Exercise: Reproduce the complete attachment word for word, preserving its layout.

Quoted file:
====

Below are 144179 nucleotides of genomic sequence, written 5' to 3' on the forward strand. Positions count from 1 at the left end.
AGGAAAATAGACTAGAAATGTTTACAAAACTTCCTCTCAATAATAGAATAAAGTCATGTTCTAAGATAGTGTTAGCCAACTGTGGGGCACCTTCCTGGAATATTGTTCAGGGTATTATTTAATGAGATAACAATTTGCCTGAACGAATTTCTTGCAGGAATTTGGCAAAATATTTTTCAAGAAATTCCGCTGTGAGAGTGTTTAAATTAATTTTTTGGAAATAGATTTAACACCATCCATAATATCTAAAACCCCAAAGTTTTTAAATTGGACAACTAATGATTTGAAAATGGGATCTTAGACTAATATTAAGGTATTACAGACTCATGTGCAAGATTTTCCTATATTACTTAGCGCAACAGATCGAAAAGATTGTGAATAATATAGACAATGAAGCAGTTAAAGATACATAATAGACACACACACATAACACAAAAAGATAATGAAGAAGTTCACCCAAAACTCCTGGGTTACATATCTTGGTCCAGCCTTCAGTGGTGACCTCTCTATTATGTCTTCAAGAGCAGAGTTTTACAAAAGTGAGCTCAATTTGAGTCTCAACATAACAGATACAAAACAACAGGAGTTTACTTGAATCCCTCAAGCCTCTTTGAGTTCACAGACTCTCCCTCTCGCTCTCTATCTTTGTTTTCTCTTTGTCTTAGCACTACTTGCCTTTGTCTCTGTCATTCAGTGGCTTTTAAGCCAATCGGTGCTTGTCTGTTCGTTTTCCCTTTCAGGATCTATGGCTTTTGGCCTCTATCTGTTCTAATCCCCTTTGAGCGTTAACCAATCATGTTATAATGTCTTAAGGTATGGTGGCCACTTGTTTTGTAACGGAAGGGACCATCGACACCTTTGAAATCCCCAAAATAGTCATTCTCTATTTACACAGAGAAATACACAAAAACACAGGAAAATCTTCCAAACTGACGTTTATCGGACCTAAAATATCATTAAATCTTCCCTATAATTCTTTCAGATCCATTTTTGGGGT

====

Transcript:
Below are 144179 nucleotides of genomic sequence, written 5' to 3' on the forward strand. Positions count from 1 at the left end.
AGGAAAATAGACTAGAAATGTTTACAAAACTTCCTCTCAATAATAGAATAAAGTCATGTTCTAAGATAGTGTTAGCCAACTGTGGGGCACCTTCCTGGAATATTGTTCAGGGTATTATTTAATGAGATAACAATTTGCCTGAACGAATTTCTTGCAGGAATTTGGCAAAATATTTTTCAAGAAATTCCGCTGTGAGAGTGTTTAAATTAATTTTTTGGAAATAGATTTAACACCATCCATAATATCTAAAACCCCAAAGTTTTTAAATTGGACAACTAATGATTTGAAAATGGGATCTTAGACTAATATTAAGGTATTACAGACTCATGTGCAAGATTTTCCTATATTACTTAGCGCAACAGATCGAAAAGATTGTGAATAATATAGACAATGAAGCAGTTAAAGATACATAATAGACACACACACATAACACAAAAAGATAATGAAGAAGTTCACCCAAAACTCCTGGGTTACATATCTTGGTCCAGCCTTCAGTGGTGACCTCTCTATTATGTCTTCAAGAGCAGAGTTTTACAAAAGTGAGCTCAATTTGAGTCTCAACATAACAGATACAAAACAACAGGAGTTTACTTGAATCCCTCAAGCCTCTTTGAGTTCACAGACTCTCCCTCTCGCTCTCTATCTTTGTTTTCTCTTTGTCTTAGCACTACTTGCCTTTGTCTCTGTCATTCAGTGGCTTTTAAGCCAATCGGTGCTTGTCTGTTCGTTTTCCCTTTCAGGATCTATGGCTTTTGGCCTCTATCTGTTCTAATCCCCTTTGAGCGTTAACCAATCATGTTATAATGTCTTAAGGTATGGTGGCCACTTGTTTTGTAACGGAAGGGACCATCGACACCTTTGAAATCCCCAAAATAGTCATTCTCTATTTACACAGAGAAATACACAAAAACACAGGAAAATCTTCCAAACTGACGTTTATCGGACCTAAAATATCATTAAATCTTCCCTATAATTCTTTCAGATCCATTTTTGGGGT